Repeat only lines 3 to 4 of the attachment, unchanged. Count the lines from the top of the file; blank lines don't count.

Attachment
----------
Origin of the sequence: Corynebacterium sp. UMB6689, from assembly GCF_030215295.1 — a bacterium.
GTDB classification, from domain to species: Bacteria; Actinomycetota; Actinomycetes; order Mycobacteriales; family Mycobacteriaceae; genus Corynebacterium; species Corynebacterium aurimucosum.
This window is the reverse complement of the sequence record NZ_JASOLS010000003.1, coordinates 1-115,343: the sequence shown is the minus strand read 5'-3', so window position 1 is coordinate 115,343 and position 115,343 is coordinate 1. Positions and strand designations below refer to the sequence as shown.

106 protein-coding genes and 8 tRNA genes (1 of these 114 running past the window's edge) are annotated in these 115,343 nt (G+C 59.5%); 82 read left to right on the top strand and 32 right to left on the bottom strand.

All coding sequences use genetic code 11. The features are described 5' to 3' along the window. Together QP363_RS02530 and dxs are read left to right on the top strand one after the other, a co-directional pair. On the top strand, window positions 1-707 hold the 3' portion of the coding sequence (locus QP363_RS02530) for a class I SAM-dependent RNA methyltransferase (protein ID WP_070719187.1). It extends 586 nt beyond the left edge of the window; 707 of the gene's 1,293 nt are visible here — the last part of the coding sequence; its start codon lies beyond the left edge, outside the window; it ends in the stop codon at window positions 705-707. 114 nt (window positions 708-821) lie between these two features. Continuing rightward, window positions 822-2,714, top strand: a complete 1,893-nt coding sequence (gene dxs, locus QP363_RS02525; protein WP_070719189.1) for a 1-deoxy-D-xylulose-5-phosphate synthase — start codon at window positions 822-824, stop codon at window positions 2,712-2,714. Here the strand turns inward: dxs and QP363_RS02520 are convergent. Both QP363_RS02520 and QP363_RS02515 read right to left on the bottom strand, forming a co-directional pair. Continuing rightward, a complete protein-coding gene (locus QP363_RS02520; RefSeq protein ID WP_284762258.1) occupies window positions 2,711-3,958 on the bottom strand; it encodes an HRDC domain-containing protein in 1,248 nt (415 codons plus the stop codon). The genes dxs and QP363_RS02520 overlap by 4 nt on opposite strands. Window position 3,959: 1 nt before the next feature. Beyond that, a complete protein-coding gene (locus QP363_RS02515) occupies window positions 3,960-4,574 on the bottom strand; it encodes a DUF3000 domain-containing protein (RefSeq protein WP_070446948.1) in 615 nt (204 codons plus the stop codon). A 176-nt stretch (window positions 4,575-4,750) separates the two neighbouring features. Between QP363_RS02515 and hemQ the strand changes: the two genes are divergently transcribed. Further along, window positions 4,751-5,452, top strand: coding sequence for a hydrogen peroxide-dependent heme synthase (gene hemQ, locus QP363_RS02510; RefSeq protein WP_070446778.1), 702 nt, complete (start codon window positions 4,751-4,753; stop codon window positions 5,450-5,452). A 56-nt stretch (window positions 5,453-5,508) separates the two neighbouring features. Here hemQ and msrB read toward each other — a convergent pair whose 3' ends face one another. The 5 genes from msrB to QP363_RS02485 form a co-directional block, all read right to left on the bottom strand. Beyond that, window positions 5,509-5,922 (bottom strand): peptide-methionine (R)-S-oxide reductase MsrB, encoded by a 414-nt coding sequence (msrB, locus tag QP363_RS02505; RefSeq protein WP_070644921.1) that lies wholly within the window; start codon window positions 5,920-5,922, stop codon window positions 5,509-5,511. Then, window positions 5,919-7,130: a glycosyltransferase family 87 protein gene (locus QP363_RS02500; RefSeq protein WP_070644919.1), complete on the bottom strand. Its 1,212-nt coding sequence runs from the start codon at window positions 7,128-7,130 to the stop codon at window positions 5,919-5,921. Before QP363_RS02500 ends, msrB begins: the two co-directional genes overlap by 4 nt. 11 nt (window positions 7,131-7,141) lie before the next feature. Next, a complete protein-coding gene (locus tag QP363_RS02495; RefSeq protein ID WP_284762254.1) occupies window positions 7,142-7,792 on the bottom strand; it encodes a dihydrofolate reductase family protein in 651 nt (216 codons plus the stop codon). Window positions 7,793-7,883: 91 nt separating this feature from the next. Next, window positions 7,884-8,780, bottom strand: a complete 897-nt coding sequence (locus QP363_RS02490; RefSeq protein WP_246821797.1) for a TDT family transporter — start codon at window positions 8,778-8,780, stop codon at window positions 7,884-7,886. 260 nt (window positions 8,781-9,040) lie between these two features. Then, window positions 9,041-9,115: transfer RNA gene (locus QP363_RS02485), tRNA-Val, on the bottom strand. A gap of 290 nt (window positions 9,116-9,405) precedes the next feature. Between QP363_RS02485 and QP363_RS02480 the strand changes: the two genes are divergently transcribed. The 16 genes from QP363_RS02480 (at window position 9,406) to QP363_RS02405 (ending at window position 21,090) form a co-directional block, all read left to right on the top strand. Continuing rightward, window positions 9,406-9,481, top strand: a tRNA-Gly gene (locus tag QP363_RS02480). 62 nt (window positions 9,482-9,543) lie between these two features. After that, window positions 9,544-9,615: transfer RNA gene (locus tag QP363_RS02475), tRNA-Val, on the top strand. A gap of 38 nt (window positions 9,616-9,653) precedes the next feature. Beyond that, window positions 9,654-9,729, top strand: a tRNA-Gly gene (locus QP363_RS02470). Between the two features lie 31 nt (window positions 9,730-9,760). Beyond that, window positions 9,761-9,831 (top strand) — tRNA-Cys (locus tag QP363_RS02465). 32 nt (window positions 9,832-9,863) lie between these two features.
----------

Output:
This window is the reverse complement of the sequence record NZ_JASOLS010000003.1, coordinates 1-115,343: the sequence shown is the minus strand read 5'-3', so window position 1 is coordinate 115,343 and position 115,343 is coordinate 1. Positions and strand designations below refer to the sequence as shown.

106 protein-coding genes and 8 tRNA genes (1 of these 114 running past the window's edge) are annotated in these 115,343 nt (G+C 59.5%); 82 read left to right on the top strand and 32 right to left on the bottom strand.